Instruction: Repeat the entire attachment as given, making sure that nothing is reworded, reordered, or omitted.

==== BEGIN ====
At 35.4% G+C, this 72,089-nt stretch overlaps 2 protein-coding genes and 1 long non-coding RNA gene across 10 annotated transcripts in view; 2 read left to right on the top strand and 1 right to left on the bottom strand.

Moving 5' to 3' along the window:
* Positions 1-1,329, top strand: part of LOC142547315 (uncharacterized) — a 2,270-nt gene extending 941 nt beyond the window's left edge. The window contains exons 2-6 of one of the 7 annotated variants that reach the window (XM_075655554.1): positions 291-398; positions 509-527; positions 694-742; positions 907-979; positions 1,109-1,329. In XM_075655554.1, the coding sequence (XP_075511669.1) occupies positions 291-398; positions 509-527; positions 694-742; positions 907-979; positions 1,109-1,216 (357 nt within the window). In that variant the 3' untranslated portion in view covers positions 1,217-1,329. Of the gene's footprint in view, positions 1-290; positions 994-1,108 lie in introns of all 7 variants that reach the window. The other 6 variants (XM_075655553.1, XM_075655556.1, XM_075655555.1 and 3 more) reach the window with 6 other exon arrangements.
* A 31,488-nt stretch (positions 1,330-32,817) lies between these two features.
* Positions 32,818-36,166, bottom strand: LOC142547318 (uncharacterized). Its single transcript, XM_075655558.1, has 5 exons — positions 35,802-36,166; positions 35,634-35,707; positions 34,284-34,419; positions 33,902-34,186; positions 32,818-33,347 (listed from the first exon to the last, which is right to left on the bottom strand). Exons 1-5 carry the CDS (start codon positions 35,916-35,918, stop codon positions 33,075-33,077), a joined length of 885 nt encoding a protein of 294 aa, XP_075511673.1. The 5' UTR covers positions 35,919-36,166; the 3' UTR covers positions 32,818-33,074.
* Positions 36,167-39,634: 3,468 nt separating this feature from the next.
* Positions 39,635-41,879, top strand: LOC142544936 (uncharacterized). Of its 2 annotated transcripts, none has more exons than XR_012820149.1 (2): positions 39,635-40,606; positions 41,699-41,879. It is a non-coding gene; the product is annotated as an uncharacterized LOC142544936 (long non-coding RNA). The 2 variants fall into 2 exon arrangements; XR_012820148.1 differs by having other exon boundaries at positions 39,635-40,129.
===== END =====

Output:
At 35.4% G+C, this 72,089-nt stretch overlaps 2 protein-coding genes and 1 long non-coding RNA gene across 10 annotated transcripts in view; 2 read left to right on the top strand and 1 right to left on the bottom strand.

Moving 5' to 3' along the window:
* Positions 1-1,329, top strand: part of LOC142547315 (uncharacterized) — a 2,270-nt gene extending 941 nt beyond the window's left edge. The window contains exons 2-6 of one of the 7 annotated variants that reach the window (XM_075655554.1): positions 291-398; positions 509-527; positions 694-742; positions 907-979; positions 1,109-1,329. In XM_075655554.1, the coding sequence (XP_075511669.1) occupies positions 291-398; positions 509-527; positions 694-742; positions 907-979; positions 1,109-1,216 (357 nt within the window). In that variant the 3' untranslated portion in view covers positions 1,217-1,329. Of the gene's footprint in view, positions 1-290; positions 994-1,108 lie in introns of all 7 variants that reach the window. The other 6 variants (XM_075655553.1, XM_075655556.1, XM_075655555.1 and 3 more) reach the window with 6 other exon arrangements.
* A 31,488-nt stretch (positions 1,330-32,817) lies between these two features.
* Positions 32,818-36,166, bottom strand: LOC142547318 (uncharacterized). Its single transcript, XM_075655558.1, has 5 exons — positions 35,802-36,166; positions 35,634-35,707; positions 34,284-34,419; positions 33,902-34,186; positions 32,818-33,347 (listed from the first exon to the last, which is right to left on the bottom strand). Exons 1-5 carry the CDS (start codon positions 35,916-35,918, stop codon positions 33,075-33,077), a joined length of 885 nt encoding a protein of 294 aa, XP_075511673.1. The 5' UTR covers positions 35,919-36,166; the 3' UTR covers positions 32,818-33,074.
* Positions 36,167-39,634: 3,468 nt separating this feature from the next.
* Positions 39,635-41,879, top strand: LOC142544936 (uncharacterized). Of its 2 annotated transcripts, none has more exons than XR_012820149.1 (2): positions 39,635-40,606; positions 41,699-41,879. It is a non-coding gene; the product is annotated as an uncharacterized LOC142544936 (long non-coding RNA). The 2 variants fall into 2 exon arrangements; XR_012820148.1 differs by having other exon boundaries at positions 39,635-40,129.